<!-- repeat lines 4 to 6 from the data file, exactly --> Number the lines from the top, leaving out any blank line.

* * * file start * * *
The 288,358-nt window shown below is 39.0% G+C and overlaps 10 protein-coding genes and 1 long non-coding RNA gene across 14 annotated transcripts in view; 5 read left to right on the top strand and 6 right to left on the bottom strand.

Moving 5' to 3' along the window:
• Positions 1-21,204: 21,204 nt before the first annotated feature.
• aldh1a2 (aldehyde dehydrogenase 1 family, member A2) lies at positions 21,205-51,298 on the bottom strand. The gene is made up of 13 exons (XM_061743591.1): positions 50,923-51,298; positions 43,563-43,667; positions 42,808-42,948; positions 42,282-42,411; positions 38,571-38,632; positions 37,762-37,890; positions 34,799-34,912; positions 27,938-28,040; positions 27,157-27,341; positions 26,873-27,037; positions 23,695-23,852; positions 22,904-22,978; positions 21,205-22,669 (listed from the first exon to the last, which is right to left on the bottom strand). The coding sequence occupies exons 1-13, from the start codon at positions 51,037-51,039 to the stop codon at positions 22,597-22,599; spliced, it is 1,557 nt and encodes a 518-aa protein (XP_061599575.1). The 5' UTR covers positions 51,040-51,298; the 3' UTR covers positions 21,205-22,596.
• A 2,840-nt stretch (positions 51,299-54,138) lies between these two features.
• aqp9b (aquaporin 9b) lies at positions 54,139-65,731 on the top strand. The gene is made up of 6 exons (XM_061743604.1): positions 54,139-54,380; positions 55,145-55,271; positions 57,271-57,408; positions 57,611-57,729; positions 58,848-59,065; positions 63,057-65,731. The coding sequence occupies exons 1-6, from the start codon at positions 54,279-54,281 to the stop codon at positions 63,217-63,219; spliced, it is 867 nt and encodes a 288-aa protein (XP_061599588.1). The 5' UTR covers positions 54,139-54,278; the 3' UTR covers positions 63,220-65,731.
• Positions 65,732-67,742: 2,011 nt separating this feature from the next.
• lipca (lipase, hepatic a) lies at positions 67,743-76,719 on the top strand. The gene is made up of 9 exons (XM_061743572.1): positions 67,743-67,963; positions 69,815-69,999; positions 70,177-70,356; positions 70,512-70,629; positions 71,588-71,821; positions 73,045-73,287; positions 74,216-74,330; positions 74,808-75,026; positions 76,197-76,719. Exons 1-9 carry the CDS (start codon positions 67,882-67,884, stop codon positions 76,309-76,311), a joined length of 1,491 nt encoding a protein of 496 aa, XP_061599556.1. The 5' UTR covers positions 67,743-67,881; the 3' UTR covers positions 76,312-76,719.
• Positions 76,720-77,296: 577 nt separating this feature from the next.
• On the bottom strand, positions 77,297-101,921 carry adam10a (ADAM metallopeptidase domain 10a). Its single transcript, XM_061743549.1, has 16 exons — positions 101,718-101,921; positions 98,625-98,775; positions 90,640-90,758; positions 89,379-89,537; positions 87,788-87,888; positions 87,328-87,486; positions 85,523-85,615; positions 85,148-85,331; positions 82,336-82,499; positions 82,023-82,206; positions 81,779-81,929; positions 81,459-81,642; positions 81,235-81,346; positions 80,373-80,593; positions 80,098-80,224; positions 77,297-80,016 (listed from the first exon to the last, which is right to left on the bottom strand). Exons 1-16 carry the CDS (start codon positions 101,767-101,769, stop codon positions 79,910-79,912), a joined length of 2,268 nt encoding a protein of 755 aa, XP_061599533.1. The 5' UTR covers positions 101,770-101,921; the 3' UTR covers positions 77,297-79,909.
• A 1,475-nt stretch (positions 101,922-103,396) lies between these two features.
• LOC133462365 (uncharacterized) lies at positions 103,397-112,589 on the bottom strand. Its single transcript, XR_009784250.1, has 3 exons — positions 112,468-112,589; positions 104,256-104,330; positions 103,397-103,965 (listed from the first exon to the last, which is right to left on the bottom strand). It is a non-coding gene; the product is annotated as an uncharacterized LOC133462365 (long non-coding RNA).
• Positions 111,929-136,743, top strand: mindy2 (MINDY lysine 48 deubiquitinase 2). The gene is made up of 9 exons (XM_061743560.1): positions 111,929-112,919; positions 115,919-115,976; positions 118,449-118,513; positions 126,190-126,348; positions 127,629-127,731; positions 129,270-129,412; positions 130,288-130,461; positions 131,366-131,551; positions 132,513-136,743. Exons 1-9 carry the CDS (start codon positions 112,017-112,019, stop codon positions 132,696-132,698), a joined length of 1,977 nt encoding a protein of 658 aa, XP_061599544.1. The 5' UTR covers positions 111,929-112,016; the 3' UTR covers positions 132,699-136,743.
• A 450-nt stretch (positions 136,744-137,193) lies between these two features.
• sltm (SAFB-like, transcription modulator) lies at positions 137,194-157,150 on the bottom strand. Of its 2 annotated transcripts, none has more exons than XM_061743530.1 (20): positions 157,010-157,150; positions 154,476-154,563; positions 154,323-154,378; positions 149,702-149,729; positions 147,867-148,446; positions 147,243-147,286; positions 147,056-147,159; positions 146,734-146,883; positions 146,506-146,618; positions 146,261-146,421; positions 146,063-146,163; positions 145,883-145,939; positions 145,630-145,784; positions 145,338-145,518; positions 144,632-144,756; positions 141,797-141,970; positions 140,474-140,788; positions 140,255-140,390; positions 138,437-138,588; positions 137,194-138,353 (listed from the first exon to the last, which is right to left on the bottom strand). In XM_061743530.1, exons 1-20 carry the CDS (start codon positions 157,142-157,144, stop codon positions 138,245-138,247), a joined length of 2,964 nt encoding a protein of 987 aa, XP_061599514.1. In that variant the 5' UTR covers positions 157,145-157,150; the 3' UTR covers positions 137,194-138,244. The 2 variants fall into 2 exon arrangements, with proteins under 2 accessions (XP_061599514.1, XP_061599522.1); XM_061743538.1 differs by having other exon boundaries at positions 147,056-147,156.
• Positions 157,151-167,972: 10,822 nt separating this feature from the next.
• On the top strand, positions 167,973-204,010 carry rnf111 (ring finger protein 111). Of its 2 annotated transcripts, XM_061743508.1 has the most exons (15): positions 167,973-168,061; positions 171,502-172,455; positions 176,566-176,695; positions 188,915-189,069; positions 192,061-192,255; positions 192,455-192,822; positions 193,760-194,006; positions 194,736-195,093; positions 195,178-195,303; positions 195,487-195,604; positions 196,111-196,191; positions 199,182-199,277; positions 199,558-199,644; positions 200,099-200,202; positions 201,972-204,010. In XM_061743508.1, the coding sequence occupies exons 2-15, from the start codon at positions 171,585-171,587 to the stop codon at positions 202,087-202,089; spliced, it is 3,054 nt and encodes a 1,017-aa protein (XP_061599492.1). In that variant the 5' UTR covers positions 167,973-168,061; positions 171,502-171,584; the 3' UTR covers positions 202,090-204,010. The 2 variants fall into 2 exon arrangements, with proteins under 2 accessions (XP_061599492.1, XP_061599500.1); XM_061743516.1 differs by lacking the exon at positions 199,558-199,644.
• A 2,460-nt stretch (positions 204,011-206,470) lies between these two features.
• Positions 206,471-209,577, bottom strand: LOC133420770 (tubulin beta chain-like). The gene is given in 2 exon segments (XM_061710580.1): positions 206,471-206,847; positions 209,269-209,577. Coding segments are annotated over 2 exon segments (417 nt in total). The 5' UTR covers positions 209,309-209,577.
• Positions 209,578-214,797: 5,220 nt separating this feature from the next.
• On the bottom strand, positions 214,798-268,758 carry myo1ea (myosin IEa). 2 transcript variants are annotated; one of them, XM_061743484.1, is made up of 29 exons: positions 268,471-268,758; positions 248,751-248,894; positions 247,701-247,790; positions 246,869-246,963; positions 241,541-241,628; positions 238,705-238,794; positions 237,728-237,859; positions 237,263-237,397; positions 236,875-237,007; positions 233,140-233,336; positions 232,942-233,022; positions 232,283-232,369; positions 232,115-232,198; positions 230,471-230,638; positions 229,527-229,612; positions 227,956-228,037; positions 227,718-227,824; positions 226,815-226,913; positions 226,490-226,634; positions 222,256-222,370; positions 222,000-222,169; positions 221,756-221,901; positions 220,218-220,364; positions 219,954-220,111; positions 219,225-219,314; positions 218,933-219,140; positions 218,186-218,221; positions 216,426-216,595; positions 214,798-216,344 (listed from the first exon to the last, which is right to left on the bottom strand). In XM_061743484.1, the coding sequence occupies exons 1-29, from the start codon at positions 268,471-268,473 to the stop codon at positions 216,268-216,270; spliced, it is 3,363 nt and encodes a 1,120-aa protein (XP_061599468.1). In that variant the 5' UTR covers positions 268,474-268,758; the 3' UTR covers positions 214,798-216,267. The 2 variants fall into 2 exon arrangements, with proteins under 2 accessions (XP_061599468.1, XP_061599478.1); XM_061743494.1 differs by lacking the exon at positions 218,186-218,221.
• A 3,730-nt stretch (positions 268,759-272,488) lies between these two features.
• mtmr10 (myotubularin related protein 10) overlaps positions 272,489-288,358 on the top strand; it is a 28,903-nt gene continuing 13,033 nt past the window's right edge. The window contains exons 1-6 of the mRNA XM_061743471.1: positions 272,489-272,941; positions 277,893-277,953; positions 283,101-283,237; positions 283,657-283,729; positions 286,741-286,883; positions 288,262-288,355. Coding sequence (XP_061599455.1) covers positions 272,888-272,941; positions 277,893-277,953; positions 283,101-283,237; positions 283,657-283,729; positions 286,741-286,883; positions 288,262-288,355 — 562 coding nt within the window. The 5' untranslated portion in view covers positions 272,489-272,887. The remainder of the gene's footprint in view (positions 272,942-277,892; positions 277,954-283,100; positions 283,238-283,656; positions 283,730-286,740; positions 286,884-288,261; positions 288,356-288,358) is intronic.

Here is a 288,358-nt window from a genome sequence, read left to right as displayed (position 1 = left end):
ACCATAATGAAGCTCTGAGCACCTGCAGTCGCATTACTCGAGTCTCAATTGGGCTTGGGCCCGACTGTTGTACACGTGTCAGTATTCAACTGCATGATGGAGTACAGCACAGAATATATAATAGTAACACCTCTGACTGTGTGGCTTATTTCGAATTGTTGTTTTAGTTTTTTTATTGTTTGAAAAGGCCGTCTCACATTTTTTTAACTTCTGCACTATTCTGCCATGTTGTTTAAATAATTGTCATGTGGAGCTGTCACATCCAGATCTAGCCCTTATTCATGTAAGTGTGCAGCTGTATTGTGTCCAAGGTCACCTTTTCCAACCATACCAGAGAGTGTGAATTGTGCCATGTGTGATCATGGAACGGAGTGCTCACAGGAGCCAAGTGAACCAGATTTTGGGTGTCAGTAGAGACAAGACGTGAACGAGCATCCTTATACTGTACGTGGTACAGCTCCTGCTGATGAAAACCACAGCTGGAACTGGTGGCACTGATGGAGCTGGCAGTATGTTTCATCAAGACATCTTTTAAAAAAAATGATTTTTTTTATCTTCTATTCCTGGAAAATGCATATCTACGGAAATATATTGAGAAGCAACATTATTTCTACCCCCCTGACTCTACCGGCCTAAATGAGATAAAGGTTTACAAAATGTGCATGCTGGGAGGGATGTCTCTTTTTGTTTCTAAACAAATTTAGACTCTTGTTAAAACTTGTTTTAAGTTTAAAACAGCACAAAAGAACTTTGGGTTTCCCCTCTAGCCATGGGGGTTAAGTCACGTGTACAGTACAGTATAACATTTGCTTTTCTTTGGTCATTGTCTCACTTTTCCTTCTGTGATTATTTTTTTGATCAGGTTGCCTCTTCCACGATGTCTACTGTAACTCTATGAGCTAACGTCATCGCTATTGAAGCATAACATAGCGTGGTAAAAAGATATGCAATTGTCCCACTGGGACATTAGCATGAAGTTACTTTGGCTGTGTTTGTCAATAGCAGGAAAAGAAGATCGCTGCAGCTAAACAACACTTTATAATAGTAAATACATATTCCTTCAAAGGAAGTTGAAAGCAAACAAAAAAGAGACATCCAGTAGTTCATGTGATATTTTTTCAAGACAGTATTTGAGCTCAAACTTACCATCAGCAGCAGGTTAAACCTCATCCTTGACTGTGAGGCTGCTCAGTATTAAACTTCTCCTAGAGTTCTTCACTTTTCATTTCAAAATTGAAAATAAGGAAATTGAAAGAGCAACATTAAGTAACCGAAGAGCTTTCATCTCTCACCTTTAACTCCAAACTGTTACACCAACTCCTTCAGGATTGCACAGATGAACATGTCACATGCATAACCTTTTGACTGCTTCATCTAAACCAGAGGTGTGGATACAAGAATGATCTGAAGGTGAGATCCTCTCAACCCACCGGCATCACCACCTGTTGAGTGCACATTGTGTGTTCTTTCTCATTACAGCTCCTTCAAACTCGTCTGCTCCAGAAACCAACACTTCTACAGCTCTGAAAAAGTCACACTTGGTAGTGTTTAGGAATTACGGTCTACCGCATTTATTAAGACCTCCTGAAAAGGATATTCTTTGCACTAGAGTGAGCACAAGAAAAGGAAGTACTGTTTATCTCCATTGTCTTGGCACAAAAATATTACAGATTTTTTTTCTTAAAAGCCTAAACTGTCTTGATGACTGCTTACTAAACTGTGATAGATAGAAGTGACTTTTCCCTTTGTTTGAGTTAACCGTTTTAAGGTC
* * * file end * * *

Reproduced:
• aldh1a2 (aldehyde dehydrogenase 1 family, member A2) lies at positions 21,205-51,298 on the bottom strand. The gene is made up of 13 exons (XM_061743591.1): positions 50,923-51,298; positions 43,563-43,667; positions 42,808-42,948; positions 42,282-42,411; positions 38,571-38,632; positions 37,762-37,890; positions 34,799-34,912; positions 27,938-28,040; positions 27,157-27,341; positions 26,873-27,037; positions 23,695-23,852; positions 22,904-22,978; positions 21,205-22,669 (listed from the first exon to the last, which is right to left on the bottom strand). The coding sequence occupies exons 1-13, from the start codon at positions 51,037-51,039 to the stop codon at positions 22,597-22,599; spliced, it is 1,557 nt and encodes a 518-aa protein (XP_061599575.1). The 5' UTR covers positions 51,040-51,298; the 3' UTR covers positions 21,205-22,596.
• A 2,840-nt stretch (positions 51,299-54,138) lies between these two features.
• aqp9b (aquaporin 9b) lies at positions 54,139-65,731 on the top strand. The gene is made up of 6 exons (XM_061743604.1): positions 54,139-54,380; positions 55,145-55,271; positions 57,271-57,408; positions 57,611-57,729; positions 58,848-59,065; positions 63,057-65,731. The coding sequence occupies exons 1-6, from the start codon at positions 54,279-54,281 to the stop codon at positions 63,217-63,219; spliced, it is 867 nt and encodes a 288-aa protein (XP_061599588.1). The 5' UTR covers positions 54,139-54,278; the 3' UTR covers positions 63,220-65,731.